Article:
Thursday, January 12, 2012

Finding Balance...

By Susan J. Slotkis, Allied ASID, IFDA, IDEC

Interior Design Services and Education
Profiles – Personalized Interiors
Author of Foundations of Interior Design, Fairchild Books

Is it the elusive hide and seek, catch as catch can, or merely an idealized notion? Perhaps we know balance best when it’s missing! We juggle priorities; we juggle trivialities. More accurately they juggle us. Multitasking, no longer relegated to just simultaneous computer processing, it defines our communications and our social interactions.

Balance, the state of equilibrium may also be thought of as homeostasis. It may be physical or emotional steadiness, or both. We all know how it feels when something is out of sync, when we have a headache (or a belly ache or a backache) nothing feels right! Interior design manipulates balance through different approaches. Balance in design may be achieved in a few ways:

Symmetrical balance relies on “mirror image” when the elements of a space are arranged identically on either side of a vertical axis. Traditional architecture and interiors are based on the Classic Greek principles such as those venerated and used later by Robert Adam of the Neoclassic Period. It’s a static and formal approach to design. Why static? Well, if you were to remove one element on either side of the axis, you have that state of “no balance” which may be disconcerting, unstable, and even stressful.

GRANGE 1904 Collection vignette illustrates symmetry

 Asymmetrical balance relies on the concept of achieving equal “visual weight” of elements that are not identical. This is perhaps more difficult to achieve than symmetrical balance, but often results in a more fluid and satisfying approach to design. Elements that are not identical may appear or be perceived as being equal in weight due to many factors. Among these factors is the degree of light transmitted through them from none (opacity), to some (translucency) to all (transparency). A large rice paper light globe which transmits much of the lightness outward from its boundaries will appear to be heavier than a small light source shielded with an opaque black shade.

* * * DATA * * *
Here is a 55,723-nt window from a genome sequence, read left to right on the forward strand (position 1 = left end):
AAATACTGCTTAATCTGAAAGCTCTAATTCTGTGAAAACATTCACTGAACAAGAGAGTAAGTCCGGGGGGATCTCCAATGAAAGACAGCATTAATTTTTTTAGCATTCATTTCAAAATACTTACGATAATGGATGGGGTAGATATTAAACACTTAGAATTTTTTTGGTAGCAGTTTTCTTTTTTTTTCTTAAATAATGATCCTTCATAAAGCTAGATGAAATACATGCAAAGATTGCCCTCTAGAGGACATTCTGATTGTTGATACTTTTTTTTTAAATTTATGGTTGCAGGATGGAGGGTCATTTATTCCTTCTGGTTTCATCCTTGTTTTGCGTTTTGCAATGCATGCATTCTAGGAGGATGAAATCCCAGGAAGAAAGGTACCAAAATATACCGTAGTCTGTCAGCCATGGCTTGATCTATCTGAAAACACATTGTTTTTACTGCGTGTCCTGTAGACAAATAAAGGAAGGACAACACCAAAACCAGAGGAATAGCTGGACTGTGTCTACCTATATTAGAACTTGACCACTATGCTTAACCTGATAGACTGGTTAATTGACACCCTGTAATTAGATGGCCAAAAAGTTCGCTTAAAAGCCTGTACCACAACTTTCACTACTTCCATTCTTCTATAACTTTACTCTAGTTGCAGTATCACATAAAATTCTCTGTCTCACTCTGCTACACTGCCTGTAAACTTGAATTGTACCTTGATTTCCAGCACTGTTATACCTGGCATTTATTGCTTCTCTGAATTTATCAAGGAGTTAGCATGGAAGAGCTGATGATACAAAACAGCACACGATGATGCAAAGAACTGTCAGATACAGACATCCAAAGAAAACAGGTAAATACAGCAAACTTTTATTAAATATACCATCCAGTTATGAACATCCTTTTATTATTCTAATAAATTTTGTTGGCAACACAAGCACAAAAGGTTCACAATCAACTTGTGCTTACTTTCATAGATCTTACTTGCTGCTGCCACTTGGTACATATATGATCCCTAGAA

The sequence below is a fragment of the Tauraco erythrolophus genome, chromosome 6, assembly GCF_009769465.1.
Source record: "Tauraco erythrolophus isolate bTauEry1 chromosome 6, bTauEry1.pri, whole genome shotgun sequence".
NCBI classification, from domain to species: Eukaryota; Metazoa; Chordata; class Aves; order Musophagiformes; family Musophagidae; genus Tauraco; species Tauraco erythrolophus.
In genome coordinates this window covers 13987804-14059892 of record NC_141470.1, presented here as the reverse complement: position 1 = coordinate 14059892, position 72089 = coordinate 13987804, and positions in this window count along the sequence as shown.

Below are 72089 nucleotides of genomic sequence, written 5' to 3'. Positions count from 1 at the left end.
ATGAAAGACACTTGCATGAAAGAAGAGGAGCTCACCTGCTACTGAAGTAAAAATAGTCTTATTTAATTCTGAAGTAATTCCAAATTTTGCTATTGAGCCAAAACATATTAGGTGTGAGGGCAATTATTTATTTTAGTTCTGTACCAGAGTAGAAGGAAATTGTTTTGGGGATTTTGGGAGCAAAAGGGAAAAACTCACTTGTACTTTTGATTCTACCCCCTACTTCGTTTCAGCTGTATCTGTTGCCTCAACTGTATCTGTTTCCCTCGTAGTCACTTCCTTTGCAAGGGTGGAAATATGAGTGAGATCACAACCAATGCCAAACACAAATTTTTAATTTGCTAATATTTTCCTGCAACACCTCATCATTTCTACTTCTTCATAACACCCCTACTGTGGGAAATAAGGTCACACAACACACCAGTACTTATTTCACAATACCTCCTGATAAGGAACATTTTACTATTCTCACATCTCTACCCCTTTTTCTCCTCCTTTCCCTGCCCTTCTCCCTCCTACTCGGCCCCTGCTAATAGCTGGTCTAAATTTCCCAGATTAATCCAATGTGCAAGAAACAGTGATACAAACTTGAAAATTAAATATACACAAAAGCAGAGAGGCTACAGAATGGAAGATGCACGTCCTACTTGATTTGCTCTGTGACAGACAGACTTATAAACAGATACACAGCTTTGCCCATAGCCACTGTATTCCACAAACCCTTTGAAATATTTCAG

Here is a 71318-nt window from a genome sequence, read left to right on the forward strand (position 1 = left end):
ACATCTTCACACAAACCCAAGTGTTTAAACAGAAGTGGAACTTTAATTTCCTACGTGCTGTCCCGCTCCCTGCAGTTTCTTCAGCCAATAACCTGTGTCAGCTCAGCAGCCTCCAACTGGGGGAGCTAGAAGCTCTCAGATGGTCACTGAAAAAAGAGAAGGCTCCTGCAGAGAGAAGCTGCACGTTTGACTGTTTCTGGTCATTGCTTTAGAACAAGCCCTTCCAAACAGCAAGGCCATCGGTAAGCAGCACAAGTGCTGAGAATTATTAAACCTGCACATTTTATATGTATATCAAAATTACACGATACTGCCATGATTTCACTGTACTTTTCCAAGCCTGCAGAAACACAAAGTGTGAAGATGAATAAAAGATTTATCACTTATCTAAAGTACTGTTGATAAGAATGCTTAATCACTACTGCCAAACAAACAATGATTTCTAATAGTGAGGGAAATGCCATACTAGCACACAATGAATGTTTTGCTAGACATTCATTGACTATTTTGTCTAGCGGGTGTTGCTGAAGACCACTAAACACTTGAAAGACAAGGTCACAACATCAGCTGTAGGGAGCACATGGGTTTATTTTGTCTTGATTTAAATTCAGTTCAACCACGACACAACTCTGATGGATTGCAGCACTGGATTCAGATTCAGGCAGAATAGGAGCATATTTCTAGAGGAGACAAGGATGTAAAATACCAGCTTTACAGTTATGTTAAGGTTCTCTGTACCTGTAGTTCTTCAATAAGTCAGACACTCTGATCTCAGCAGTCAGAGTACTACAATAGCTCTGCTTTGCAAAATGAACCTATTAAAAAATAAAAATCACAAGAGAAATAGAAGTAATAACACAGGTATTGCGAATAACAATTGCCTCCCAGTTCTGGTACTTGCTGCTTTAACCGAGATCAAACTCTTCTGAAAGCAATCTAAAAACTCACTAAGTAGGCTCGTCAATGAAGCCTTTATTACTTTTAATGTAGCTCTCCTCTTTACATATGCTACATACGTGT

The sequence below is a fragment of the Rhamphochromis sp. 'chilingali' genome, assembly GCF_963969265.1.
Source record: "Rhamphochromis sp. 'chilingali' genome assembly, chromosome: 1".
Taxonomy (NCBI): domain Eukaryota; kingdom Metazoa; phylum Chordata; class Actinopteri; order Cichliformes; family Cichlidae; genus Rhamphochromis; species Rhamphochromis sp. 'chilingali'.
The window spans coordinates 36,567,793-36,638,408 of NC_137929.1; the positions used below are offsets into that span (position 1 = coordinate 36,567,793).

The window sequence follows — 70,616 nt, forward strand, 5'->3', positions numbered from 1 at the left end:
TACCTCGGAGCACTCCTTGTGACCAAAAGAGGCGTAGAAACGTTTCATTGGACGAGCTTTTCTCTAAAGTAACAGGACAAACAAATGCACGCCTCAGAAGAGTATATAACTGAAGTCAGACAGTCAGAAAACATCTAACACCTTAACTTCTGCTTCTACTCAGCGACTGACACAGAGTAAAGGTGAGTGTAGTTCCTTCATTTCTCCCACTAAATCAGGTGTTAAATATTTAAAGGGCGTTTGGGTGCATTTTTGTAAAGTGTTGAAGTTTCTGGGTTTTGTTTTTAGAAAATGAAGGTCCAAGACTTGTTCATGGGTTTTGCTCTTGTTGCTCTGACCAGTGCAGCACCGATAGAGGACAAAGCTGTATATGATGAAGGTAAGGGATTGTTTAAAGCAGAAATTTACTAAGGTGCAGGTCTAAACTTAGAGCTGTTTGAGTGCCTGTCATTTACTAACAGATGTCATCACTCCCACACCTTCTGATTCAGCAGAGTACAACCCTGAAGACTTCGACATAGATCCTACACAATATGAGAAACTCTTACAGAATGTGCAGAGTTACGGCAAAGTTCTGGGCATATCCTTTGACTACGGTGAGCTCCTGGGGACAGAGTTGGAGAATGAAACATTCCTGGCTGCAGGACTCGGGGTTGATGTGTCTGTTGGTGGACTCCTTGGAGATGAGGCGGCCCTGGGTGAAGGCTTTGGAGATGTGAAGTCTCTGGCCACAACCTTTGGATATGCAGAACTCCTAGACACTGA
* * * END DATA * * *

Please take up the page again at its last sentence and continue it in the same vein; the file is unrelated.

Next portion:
Certain colors are denser and appear heavier, such as black and violet vs. white and yellow. Saturated or intense colors have more visual weight. Another way is alter the perception of visual weight is through spacing. As spaces become narrower, the weight of those objects will intensify.
Most often we think about the vertical axis, from left to right (right to left for some). But, another dimension is to explore the horizontal axis or even the diagonal axes for a more enhance experience of harmony.

Radial balance also used in classical architecture and design relies on the arrangement of equal elements radiating out from a central point, like the spokes of a bicycle wheel.

Photographers and graphic designers often use the Rule of Thirds. This technique aligns the subject along or at the intersection of two equally-spaced horizontal lines and two equally-spaced vertical lines, creating a much more interesting composition. The image below demonstrates this rule:

The degree to which we require or appreciate balance is subjective, contextual, let’s say even temporal. For example, after a long day exposed to a lot of sensory stimulation, balance becomes more important to me. However, if the intention (after all, design is intent) is to awaken, excite, perhaps even disturb the senses, a lack of balance may be the best design for that scenario. So, either way, it helps to know it when you find it.

I hope this helps you find some balance in 2012!

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